Health

Work absenteeism costs SA economy R16bn a year

Ina Skosana

An estimated average of 15% of staff are absent on any given day - and only one in three people who do not go to work are actually physically ill.

Recent research found that sleep disorders are one of the top causes of diminished productivity. (Reuters)

The South African economy loses between R12- to R16-billion a year as a result of absent workers, according to Occupational Care South Africa (OCSA) and Statistics South Africa.

OCSA estimates that there is an average of 15% of staff absent on any given day and that only one in three people who do not go to work are actually physically ill. According to the organisation more than 40% of sick notes are issued without a diagnosis.

Research done by the organisation found that sleep disorders are one of the top causes of diminished productivity and “modern lifestyle issues which include too much light from electronic devices before bedtime” are the culprits.

“While you might feel the need to stay connected with work at all times and are reading emails in bed just before you go to sleep, it is actually making you less effective and creates a negative cycle,” says office design company Paragon Interiors’ Lucy Le Roux.  

‘Deeper problem’
“What is concerning in the OCSA data is the high percentage of employees who appear to be falsifying illness; this points to a deeper problem of being unhappy at work or just not coping,” she says.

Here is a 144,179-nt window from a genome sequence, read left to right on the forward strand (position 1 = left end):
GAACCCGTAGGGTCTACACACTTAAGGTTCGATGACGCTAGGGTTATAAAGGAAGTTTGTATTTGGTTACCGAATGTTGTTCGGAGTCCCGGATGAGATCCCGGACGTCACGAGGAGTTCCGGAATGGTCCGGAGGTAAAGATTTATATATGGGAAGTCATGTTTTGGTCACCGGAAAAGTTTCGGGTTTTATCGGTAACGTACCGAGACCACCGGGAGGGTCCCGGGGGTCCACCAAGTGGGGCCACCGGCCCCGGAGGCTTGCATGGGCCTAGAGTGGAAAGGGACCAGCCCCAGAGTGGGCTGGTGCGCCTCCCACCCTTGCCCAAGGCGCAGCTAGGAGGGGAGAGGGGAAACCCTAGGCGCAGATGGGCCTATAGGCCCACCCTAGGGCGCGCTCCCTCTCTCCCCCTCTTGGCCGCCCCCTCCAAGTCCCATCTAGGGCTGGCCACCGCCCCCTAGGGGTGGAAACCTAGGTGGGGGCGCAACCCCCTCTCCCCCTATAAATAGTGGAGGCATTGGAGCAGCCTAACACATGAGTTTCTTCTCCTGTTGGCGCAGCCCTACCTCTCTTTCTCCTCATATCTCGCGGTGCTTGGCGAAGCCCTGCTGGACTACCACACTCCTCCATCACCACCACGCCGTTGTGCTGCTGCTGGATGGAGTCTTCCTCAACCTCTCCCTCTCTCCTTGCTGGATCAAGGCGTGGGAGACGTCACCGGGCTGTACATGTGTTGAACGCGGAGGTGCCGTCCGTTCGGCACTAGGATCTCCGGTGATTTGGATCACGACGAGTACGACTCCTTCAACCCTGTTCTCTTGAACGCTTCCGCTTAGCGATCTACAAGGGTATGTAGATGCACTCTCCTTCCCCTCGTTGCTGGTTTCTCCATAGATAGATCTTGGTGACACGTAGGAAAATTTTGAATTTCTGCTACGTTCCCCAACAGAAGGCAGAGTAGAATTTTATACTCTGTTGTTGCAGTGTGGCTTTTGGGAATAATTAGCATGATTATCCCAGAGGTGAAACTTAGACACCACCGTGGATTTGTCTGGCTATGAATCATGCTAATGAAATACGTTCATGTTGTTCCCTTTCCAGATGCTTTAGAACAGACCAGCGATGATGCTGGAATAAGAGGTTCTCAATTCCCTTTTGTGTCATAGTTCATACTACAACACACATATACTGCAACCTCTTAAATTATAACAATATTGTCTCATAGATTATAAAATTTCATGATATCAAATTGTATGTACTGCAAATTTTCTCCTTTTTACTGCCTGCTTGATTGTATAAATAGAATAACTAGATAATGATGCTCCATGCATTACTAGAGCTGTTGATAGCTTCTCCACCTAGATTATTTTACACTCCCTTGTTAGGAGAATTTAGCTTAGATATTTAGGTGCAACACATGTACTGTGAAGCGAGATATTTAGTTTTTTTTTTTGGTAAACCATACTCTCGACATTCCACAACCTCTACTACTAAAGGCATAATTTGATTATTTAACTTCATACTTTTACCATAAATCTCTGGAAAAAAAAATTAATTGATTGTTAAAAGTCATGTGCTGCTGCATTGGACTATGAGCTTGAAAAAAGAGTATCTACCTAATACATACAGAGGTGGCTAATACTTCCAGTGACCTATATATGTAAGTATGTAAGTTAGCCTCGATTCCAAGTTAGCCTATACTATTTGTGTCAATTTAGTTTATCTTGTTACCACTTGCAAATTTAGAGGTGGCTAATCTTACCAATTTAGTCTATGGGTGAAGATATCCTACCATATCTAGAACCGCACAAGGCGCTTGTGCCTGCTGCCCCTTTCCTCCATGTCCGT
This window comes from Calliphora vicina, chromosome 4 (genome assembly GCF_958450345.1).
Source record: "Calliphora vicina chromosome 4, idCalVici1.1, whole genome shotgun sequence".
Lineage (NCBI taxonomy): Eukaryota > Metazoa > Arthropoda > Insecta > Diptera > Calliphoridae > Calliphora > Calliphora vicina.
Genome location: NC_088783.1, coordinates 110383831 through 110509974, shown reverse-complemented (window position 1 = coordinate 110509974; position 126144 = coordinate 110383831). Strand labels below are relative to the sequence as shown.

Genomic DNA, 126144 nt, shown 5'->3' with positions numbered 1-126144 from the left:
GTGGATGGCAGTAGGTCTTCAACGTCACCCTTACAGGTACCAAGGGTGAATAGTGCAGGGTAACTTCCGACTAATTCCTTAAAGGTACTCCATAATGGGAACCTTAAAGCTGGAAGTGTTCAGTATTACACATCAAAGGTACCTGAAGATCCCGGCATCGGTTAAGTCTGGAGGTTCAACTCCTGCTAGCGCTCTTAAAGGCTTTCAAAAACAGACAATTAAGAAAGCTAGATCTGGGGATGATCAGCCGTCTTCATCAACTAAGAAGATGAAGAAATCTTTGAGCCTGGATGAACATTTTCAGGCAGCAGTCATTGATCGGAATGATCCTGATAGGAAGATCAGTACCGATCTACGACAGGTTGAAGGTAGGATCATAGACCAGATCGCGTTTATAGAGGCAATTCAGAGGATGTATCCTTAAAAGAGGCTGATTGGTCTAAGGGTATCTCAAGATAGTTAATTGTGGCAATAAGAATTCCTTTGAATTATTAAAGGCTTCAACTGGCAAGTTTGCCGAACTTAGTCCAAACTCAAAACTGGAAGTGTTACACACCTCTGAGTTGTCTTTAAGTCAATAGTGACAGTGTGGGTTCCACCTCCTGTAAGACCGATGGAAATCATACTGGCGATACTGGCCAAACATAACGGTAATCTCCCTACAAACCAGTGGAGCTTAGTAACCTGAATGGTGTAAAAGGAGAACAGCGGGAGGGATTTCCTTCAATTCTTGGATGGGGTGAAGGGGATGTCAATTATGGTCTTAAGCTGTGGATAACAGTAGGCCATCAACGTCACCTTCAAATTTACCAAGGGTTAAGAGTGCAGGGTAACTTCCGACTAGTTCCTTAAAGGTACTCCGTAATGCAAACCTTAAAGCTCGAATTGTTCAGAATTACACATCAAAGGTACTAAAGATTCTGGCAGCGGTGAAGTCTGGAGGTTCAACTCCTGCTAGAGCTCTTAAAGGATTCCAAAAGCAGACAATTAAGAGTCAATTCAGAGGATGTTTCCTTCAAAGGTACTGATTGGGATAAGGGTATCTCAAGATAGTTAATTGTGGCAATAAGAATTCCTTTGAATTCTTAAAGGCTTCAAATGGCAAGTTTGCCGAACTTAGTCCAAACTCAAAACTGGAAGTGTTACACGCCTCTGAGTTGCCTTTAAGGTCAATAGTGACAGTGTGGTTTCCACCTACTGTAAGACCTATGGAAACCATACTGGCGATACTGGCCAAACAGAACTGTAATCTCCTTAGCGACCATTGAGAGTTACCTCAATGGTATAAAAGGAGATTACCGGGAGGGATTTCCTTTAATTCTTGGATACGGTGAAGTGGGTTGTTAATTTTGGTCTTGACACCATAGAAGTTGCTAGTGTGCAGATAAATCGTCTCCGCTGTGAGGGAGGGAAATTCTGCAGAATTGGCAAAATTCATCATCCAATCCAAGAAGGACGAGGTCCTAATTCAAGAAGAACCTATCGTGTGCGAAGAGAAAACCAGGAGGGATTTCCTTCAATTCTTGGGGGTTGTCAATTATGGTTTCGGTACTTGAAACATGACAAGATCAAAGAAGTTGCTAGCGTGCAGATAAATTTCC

However, an online survey conducted in June and July this year among 1 900 working men and women around the country found that eight in 10 of the participants would go to work “even though they’re as sick as a dog”. 

According to the survey conducted by pharmaceutical company Pharma Dynamics, almost half of the participants said “they just can’t afford to take a day off work due to mounting workloads, 33% argued that they’re just too essential to the business operation, and 12% go into work sick hoping they’ll be sent home by the boss”. But the company warns that this behaviour is counter-productive.  

Spokesperson Mariska van Aswegen says that for some employees, being in the office physically means job security, but warns that people who go to work when they are sick “leave behind a trail of germs on shared surfaces like stair rails and door handles, putting others’ health in jeopardy”.

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